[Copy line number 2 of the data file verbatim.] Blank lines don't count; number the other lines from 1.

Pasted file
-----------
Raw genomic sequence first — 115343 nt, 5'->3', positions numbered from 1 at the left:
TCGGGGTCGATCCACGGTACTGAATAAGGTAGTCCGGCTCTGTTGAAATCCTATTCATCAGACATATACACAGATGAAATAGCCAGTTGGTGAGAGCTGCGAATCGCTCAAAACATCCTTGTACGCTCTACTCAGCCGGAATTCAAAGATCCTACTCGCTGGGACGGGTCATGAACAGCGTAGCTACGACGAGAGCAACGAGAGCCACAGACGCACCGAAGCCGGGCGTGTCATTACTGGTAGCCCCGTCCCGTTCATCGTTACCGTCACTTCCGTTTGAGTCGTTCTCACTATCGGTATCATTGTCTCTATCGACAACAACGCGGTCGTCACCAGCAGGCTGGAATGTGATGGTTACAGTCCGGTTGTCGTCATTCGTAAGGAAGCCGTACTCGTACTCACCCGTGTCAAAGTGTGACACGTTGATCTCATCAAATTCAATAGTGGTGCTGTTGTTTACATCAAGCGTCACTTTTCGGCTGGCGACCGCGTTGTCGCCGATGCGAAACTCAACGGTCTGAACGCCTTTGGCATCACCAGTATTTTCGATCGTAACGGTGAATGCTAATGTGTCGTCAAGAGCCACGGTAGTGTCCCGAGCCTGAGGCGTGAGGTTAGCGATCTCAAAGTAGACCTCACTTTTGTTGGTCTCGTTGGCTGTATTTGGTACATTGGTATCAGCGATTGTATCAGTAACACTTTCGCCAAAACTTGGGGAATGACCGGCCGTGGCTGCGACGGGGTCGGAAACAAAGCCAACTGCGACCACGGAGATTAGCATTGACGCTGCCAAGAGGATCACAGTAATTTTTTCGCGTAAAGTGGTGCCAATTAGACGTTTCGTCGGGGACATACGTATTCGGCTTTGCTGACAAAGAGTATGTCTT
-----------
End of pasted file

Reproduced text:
TCGGGGTCGATCCACGGTACTGAATAAGGTAGTCCGGCTCTGTTGAAATCCTATTCATCAGACATATACACAGATGAAATAGCCAGTTGGTGAGAGCTGCGAATCGCTCAAAACATCCTTGTACGCTCTACTCAGCCGGAATTCAAAGATCCTACTCGCTGGGACGGGTCATGAACAGCGTAGCTACGACGAGAGCAACGAGAGCCACAGACGCACCGAAGCCGGGCGTGTCATTACTGGTAGCCCCGTCCCGTTCATCGTTACCGTCACTTCCGTTTGAGTCGTTCTCACTATCGGTATCATTGTCTCTATCGACAACAACGCGGTCGTCACCAGCAGGCTGGAATGTGATGGTTACAGTCCGGTTGTCGTCATTCGTAAGGAAGCCGTACTCGTACTCACCCGTGTCAAAGTGTGACACGTTGATCTCATCAAATTCAATAGTGGTGCTGTTGTTTACATCAAGCGTCACTTTTCGGCTGGCGACCGCGTTGTCGCCGATGCGAAACTCAACGGTCTGAACGCCTTTGGCATCACCAGTATTTTCGATCGTAACGGTGAATGCTAATGTGTCGTCAAGAGCCACGGTAGTGTCCCGAGCCTGAGGCGTGAGGTTAGCGATCTCAAAGTAGACCTCACTTTTGTTGGTCTCGTTGGCTGTATTTGGTACATTGGTATCAGCGATTGTATCAGTAACACTTTCGCCAAAACTTGGGGAATGACCGGCCGTGGCTGCGACGGGGTCGGAAACAAAGCCAACTGCGACCACGGAGATTAGCATTGACGCTGCCAAGAGGATCACAGTAATTTTTTCGCGTAAAGTGGTGCCAATTAGACGTTTCGTCGGGGACATACGTATTCGGCTTTGCTGACAAAGAGTATGTCTT